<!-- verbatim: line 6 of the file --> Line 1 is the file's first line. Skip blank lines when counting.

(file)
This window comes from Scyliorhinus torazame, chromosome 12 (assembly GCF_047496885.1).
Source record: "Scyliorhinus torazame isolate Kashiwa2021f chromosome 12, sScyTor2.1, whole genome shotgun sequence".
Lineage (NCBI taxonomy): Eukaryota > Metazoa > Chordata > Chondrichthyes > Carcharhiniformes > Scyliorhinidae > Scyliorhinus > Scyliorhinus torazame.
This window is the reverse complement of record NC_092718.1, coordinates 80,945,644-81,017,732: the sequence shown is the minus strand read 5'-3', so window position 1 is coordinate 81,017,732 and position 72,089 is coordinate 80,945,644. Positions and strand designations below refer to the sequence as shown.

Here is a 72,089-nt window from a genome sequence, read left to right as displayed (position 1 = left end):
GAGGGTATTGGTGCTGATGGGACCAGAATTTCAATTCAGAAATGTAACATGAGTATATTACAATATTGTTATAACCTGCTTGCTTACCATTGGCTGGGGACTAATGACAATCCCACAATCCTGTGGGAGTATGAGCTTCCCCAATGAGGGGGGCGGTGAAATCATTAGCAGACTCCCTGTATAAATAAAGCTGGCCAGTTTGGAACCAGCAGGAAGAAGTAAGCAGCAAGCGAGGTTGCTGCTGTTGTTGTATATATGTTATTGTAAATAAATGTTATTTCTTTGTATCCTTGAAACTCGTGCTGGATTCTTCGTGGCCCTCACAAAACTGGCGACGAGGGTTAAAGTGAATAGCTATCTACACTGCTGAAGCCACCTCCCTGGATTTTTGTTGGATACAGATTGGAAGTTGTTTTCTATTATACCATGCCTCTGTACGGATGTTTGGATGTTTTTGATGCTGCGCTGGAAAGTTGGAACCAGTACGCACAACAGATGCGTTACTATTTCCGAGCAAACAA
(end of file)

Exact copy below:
GAGGGTATTGGTGCTGATGGGACCAGAATTTCAATTCAGAAATGTAACATGAGTATATTACAATATTGTTATAACCTGCTTGCTTACCATTGGCTGGGGACTAATGACAATCCCACAATCCTGTGGGAGTATGAGCTTCCCCAATGAGGGGGGCGGTGAAATCATTAGCAGACTCCCTGTATAAATAAAGCTGGCCAGTTTGGAACCAGCAGGAAGAAGTAAGCAGCAAGCGAGGTTGCTGCTGTTGTTGTATATATGTTATTGTAAATAAATGTTATTTCTTTGTATCCTTGAAACTCGTGCTGGATTCTTCGTGGCCCTCACAAAACTGGCGACGAGGGTTAAAGTGAATAGCTATCTACACTGCTGAAGCCACCTCCCTGGATTTTTGTTGGATACAGATTGGAAGTTGTTTTCTATTATACCATGCCTCTGTACGGATGTTTGGATGTTTTTGATGCTGCGCTGGAAAGTTGGAACCAGTACGCACAACAGATGCGTTACTATTTCCGAGCAAACAA